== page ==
Further, we determined whether primary, peripheral T cells would alter TCR mRNA expression in a similar manner. Like the T-cell clones, Vβ4+-sorted NOD Th40 cells demonstrated expression of several Vα mRNAs with several mRNA species disappearing, while several new ones appeared when CD40 was stimulated (Figure 2c). The time frame (18 h) in these experiments was such that cell proliferation would not account for the changes detected.23
CD40-induced increase in RAG1 and RAG2 expression is attenuated by Fas in autoimmune derived Th40 cells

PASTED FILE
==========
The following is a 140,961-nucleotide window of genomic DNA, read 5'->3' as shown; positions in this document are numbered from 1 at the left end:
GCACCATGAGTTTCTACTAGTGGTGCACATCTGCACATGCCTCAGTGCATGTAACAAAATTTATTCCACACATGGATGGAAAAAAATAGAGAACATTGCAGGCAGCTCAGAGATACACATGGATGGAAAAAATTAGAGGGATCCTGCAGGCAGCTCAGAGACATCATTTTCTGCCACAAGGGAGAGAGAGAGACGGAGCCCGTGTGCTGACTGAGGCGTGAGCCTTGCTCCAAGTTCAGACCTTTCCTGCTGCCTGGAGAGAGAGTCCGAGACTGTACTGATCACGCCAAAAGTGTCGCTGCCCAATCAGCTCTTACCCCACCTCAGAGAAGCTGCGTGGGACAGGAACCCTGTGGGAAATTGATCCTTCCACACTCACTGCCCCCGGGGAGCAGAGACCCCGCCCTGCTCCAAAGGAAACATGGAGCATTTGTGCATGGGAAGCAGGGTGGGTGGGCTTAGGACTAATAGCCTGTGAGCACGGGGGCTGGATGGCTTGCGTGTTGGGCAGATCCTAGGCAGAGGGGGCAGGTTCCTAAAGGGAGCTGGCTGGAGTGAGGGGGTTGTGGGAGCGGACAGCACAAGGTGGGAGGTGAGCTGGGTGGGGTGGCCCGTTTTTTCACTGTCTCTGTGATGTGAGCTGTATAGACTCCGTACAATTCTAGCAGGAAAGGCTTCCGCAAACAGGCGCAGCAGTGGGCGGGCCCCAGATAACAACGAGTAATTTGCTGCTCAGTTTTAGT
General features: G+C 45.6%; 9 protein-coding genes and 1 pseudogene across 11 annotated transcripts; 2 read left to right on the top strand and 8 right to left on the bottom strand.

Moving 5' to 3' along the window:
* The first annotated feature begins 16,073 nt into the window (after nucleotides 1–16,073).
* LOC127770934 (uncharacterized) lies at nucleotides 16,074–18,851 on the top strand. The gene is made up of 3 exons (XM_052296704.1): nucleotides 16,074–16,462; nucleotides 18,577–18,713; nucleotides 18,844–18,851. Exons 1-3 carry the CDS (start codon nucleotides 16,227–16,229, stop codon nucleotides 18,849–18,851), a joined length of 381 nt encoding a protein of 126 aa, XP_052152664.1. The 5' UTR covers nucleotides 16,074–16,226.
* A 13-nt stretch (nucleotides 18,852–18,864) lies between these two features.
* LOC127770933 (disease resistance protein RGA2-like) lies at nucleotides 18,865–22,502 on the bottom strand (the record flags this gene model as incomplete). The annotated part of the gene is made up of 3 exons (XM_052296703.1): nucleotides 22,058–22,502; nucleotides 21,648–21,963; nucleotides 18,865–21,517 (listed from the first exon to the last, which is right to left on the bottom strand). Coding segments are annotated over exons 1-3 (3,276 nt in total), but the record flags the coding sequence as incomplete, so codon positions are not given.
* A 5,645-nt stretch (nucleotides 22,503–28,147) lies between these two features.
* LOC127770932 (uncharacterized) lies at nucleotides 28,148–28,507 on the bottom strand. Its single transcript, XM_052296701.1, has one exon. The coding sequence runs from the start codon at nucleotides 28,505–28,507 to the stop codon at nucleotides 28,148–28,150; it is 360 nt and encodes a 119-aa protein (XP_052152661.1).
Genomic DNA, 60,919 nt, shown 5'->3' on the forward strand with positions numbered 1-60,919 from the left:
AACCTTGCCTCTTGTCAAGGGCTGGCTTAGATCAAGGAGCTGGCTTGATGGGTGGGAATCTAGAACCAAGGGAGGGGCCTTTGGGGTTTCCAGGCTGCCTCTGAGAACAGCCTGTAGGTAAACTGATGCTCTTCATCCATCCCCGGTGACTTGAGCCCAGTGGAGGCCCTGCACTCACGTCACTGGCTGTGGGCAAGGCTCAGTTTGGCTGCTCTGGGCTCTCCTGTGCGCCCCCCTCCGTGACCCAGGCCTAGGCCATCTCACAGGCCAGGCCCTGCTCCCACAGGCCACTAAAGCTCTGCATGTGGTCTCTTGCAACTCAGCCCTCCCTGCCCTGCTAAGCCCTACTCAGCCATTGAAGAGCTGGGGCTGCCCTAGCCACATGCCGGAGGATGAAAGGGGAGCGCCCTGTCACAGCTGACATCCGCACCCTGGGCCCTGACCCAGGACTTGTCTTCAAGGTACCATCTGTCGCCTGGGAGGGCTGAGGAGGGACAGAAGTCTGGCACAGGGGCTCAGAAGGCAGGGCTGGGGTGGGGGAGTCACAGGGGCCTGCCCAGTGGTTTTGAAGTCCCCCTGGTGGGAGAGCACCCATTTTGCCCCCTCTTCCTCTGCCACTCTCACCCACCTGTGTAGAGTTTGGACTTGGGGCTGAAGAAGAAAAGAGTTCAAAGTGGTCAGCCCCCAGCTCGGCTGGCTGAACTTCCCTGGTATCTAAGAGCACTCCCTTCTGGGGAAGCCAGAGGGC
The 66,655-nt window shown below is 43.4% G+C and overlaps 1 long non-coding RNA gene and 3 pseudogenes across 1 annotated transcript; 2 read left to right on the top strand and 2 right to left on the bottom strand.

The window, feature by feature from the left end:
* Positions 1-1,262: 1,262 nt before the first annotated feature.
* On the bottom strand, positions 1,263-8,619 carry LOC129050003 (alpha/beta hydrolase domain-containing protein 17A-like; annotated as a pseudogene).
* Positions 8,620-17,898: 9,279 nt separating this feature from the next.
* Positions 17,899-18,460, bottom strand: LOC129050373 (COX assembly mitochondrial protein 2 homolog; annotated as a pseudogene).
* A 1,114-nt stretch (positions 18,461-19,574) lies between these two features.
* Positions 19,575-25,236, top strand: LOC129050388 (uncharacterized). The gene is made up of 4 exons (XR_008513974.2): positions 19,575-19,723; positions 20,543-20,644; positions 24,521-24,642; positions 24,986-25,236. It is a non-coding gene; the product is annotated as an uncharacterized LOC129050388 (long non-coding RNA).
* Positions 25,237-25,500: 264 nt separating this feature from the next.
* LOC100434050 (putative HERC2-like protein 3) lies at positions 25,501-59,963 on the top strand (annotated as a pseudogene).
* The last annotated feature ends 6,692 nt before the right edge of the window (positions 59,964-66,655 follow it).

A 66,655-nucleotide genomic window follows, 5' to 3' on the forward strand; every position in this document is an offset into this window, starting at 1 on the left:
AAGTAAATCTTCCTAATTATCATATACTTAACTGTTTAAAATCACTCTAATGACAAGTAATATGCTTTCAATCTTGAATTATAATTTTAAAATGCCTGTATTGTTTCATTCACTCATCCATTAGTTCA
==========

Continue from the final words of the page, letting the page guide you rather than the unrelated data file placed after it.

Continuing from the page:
We have previously shown the induction of RAG1 and RAG2 protein expression by CD40 stimulation of NOD splenic, total T cells as well as of diabetogenic T-cell clones.7 We also demonstrated that CD40 stimulation rescues Th40 cells from Fas-induced death.23,28 However, when Fas was engaged in addition to CD40, the cells did not proliferate as did cells stimulated by CD40 alone.23 Therefore, we confirmed RAG1 and RAG2 protein expression in the CD40-stimulated sorted Th40 cells and determined whether Fas could affect CD40-induced RAG expression. As RAG proteins exert their function in the nucleus, we determined the levels in nuclear extracts from treated cells. CD40 engagement induced a high level of RAG1 protein in the nucleus, while Fas engagement overnight had no effect (Figure 3a). Surprisingly, if Fas was engaged simultaneously with CD40, the CD40-induced RAG1 expression was prevented (Figure 3a). Low levels of RAG2 were induced when CD40 was engaged overnight (Figure 3a) and again, as for RAG1, Fas engagement simultaneously with CD40 prevented the RAG2 induction (Figure 3a).